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    Country profile: Malawi



    Note: This text provides brief description of the conditions foreign business will encounter in trade with Malawi. It is based on a WTO Trade Policy Review for Malawi, early June 2010. Readers wishing for deeper analysis should turn to the original Trade Policy Review available on the WTO website. (www.wto.org/english/tratop_e/tpr_e/tp331_e.htm)

    Trade Policy Reviews are an exercise, mandated in the WTO agreements, in which member countries' trade and related policies are examined and evaluated at regular intervals.



    SUMMARY


    Since the last TPR in 2002, Malawi has made progress in reforming its trade policy regime in the areas of customs procedures, competition policy, government procurement, and privatization of some state-owned enterprises. While the Government recognizes the need for further reforms of the business environment to attract investment, many of Malawi's trade-related laws are outdated and require extensive revision to align them with international best practice. Reform efforts should now also focus on simplifying Malawi's tariff together with its exemption schemes. Moreover, further trade facilitation measures are needed to help reduce Malawi's high cost of transport.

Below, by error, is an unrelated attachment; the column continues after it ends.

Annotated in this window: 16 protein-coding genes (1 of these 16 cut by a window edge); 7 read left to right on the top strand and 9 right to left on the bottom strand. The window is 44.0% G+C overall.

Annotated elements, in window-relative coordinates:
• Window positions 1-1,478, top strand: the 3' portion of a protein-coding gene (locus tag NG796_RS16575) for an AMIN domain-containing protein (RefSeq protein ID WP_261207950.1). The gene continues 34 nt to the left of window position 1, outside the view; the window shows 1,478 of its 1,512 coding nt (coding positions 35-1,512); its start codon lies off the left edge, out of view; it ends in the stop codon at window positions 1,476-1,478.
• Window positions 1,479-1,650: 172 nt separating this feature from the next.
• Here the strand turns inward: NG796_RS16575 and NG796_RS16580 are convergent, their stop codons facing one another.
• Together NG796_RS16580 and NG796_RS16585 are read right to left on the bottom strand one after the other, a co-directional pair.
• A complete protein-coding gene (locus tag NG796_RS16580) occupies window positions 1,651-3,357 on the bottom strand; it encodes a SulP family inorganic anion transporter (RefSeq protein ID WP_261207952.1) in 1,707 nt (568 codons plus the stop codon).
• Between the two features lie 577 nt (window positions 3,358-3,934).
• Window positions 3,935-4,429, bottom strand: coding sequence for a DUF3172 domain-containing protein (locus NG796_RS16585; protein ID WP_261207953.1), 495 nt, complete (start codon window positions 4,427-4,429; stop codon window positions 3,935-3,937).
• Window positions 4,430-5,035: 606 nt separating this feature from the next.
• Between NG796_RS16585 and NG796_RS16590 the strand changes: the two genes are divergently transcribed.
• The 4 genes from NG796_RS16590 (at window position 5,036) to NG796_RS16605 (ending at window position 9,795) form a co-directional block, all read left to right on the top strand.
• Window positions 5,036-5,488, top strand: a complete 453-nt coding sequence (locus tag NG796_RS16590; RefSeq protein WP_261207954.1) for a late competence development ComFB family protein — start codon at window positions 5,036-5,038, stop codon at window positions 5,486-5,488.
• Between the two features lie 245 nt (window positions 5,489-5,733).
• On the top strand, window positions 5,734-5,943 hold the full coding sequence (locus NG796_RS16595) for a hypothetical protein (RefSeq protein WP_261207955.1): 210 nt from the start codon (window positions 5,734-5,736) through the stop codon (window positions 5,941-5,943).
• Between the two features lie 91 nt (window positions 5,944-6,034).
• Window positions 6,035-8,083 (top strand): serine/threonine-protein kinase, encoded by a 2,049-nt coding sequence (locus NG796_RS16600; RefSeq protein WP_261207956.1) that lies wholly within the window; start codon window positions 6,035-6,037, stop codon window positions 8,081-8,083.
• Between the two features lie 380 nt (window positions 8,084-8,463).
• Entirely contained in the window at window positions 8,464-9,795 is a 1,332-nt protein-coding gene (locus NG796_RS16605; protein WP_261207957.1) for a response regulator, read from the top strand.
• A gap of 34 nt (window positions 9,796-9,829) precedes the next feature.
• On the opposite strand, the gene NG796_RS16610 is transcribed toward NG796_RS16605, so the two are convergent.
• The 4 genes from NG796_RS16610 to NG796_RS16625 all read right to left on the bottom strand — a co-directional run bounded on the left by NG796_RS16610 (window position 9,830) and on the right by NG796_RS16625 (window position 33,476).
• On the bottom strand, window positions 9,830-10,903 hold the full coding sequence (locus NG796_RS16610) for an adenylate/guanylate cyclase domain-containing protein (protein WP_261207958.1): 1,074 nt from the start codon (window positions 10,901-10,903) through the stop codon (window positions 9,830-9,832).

Malawi's economy is heavily dependent on agriculture and exports of primary commodities. Trade in goods and (non-factor) services rose from 67% of GDP in 2003 to 83% of GDP in 2009, reflecting increased reliance on trade. Malawi has not retreated from its open policy stance in response to the recent global economic crisis.

    Since 2003, real GDP growth has averaged 6.3% per year, and reached 7.7% in 2009. Despite the robust growth, Malawi still has an extremely low per capita income (approximately US$356 in 2009), high prevalence of absolute poverty, and a high reliance on donor funds (about 40% of budget expenditures). The macroeconomic situation remains precarious. There has been considerable rigidity in the exchange rate of the Malawi kwacha, resulting in an over-valued currency and dwindling foreign exchange reserves. There have been periods when acute foreign exchange shortage has adversely affected Malawi's external trade.

    The performance of Malawi's economy remains vulnerable to drought, and terms of trade shocks. Production and exports need to be diversified so that growth is less dependent on exogenous factors, such as the weather. In this regard, the opening of Malawi's first uranium mine at Kayelekera, the largest FDI project in recent years, is a welcome development. Malawi is open to foreign investment and offers EPZ status for non-traditional exports. Procedures for business and land registration, and for obtaining work permits are being streamlined.